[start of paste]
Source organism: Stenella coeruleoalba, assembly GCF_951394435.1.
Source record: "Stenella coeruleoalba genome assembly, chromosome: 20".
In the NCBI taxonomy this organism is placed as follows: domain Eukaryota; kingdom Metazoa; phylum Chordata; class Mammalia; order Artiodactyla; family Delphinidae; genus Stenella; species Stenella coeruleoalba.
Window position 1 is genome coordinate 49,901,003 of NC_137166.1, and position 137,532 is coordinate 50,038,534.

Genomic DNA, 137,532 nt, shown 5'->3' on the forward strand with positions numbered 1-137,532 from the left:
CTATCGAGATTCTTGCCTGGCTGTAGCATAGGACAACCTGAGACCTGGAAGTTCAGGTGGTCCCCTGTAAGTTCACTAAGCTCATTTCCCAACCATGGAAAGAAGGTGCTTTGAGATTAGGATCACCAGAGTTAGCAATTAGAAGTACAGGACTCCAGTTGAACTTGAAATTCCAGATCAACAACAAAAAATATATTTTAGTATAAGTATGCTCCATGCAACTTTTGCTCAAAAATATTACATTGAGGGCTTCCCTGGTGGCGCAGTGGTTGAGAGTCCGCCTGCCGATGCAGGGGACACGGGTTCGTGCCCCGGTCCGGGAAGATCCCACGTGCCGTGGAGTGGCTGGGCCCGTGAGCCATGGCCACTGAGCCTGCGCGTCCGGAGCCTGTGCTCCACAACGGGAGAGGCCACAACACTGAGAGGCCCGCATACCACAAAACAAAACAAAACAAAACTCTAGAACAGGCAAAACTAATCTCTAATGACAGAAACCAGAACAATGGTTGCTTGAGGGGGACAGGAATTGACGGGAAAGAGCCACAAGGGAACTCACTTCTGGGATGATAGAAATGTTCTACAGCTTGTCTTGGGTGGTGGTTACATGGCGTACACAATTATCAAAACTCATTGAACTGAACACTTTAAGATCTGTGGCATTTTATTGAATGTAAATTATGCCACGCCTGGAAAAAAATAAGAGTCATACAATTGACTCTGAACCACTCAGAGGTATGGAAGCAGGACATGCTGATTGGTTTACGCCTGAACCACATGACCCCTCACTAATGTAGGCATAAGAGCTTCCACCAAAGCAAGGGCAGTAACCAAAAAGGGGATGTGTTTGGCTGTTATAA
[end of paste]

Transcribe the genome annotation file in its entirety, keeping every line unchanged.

Source organism: Stenella coeruleoalba, assembly GCF_951394435.1.
Source record: "Stenella coeruleoalba genome assembly, chromosome: 20".
In the NCBI taxonomy this organism is placed as follows: domain Eukaryota; kingdom Metazoa; phylum Chordata; class Mammalia; order Artiodactyla; family Delphinidae; genus Stenella; species Stenella coeruleoalba.
Window position 1 is genome coordinate 49,901,003 of NC_137166.1, and position 137,532 is coordinate 50,038,534.

Genomic DNA, 137,532 nt, shown 5'->3' on the forward strand with positions numbered 1-137,532 from the left:
CTATCGAGATTCTTGCCTGGCTGTAGCATAGGACAACCTGAGACCTGGAAGTTCAGGTGGTCCCCTGTAAGTTCACTAAGCTCATTTCCCAACCATGGAAAGAAGGTGCTTTGAGATTAGGATCACCAGAGTTAGCAATTAGAAGTACAGGACTCCAGTTGAACTTGAAATTCCAGATCAACAACAAAAAATATATTTTAGTATAAGTATGCTCCATGCAACTTTTGCTCAAAAATATTACATTGAGGGCTTCCCTGGTGGCGCAGTGGTTGAGAGTCCGCCTGCCGATGCAGGGGACACGGGTTCGTGCCCCGGTCCGGGAAGATCCCACGTGCCGTGGAGTGGCTGGGCCCGTGAGCCATGGCCACTGAGCCTGCGCGTCCGGAGCCTGTGCTCCACAACGGGAGAGGCCACAACACTGAGAGGCCCGCATACCACAAAACAAAACAAAACAAAACTCTAGAACAGGCAAAACTAATCTCTAATGACAGAAACCAGAACAATGGTTGCTTGAGGGGGACAGGAATTGACGGGAAAGAGCCACAAGGGAACTCACTTCTGGGATGATAGAAATGTTCTACAGCTTGTCTTGGGTGGTGGTTACATGGCGTACACAATTATCAAAACTCATTGAACTGAACACTTTAAGATCTGTGGCATTTTATTGAATGTAAATTATGCCACGCCTGGAAAAAAATAAGAGTCATACAATTGACTCTGAACCACTCAGAGGTATGGAAGCAGGACATGCTGATTGGTTTACGCCTGAACCACATGACCCCTCACTAATGTAGGCATAAGAGCTTCCACCAAAGCAAGGGCAGTAACCAAAAAGGGGATGTGTTTGGCTGTTATAA